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By Stephanie Hunt

Anne Cleveland is on a mission. As director of the Charleston Library Society, she’s dusting off the antiquity mustiness and high-brow patina that may have attached itself to the “oldest cultural institution in the South” with its esteemed 274-year history. Witness the 2012 Piccolo Literary Festival, arranged and hosted by the Library Society, which pretty much blows any remaining stiff library stereotypes out of the water. 

Sure, there were a few heady lectures in the six program line-up (who says intelligence can’t be hip?) but the Literary Festival finale on Saturday afternoon brought the eight-program offering to a rousing and rockin’ close. With Marshall Chapman’s guitar amp plugged in and her hilarious and heart-felt readings and storytelling about “The Triumph of Rock and Roll over Good Breeding,” there was little room for typical library hush-hushness.

I first came to know Marshall Chapman when I lived in Nashville and waited tables on Music Row, circa 1987–89. You couldn’t not know who Chapman was on the music scene back then: she was a tall, lanky gal with wiry white-blonde hair, an equally tall-drink-of-water Southern accent, and a mean guitar lick. Chapman had been a debutante from an upstanding family in Spartanburg, landed in Nashville as a Vandy undergrad, got a quick education in gritty Nashville honky-tonkin, fell under Music City’s sway, and before long had a decidedly undebutante band called Jaded Virgin.

Chapman not only wrote the song, “Rode Hard and Put up Wet,” she’s lived it, and boy, can she swirl a story around the convoluted riffs of growing up as a privileged white girl in small town Jim Crow South and mixing it up with music legends like Jerry Lee Lewis, John Hiatt, Jessi Colter, Kris Kristofferson, Emmylou Harris, and Jimmy Buffett, to name a few. As Chapman read segments of her memoir, Goodbye, Little Rock and Roller, the audience laughed and nodded knowingly, the too-true Southern vignettes familiar to many.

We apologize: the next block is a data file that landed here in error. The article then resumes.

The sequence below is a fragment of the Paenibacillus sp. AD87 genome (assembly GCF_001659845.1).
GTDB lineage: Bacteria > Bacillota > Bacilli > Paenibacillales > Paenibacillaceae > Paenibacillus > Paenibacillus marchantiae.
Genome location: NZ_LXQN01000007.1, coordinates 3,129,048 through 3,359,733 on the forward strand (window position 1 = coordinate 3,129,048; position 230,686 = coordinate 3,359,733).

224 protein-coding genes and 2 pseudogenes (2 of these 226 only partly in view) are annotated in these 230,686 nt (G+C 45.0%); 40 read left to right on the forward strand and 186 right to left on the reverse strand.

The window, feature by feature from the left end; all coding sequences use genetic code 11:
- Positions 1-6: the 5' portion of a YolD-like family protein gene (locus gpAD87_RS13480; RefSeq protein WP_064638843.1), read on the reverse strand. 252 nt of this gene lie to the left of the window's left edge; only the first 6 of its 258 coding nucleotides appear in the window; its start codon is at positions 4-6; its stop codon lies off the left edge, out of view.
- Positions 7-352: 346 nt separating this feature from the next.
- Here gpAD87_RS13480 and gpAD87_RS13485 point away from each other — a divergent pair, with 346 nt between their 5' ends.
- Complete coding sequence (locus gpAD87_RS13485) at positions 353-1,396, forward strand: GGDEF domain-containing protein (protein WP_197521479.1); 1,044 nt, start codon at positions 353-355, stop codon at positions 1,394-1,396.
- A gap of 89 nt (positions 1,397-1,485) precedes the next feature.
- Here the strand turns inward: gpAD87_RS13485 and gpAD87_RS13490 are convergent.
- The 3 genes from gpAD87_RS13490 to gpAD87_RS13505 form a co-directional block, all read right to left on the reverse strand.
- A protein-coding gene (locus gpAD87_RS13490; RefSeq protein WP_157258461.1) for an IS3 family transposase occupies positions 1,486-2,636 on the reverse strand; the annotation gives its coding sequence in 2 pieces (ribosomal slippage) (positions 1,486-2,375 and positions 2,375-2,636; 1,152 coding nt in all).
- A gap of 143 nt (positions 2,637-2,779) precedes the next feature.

Her performance on Saturday was in large part an homage to her Spartanburg and Enoree, South Carolina, roots, and to her “best friend in music,” Tim Krekel, who died in 2009 after a quick three-month bout with cancer and inspired Chapman’s latest album, Big Lonesome. While the songs were tender, including her version of the Hank Williams classic, “I’m So Lonesome I Could Cry,” Chapman’s what-you-see-is-what-you-get delivery was riveting. She has a transparency that draws you in, as if you feel the steel strings tight against your fingers and the lyrics catch in your throat.

“Listen to these next four lines, yawl,” she paused and said midway through Williams’ tune, “The best four lines in country music. I’ll put them up against any poet anywhere,” and then she belted out, in pitch-perfect twang:  “The silence of a falling star / lights up a purple sky / and as I wonder where you are / I’m so lonesome I could cry.”  

Kudos to Anne Cleveland and the Library Society for showing Charleston and Piccolo that Charleston’s literary scene rocks. And to Marshall Chapman, come on back anytime, ya hear?

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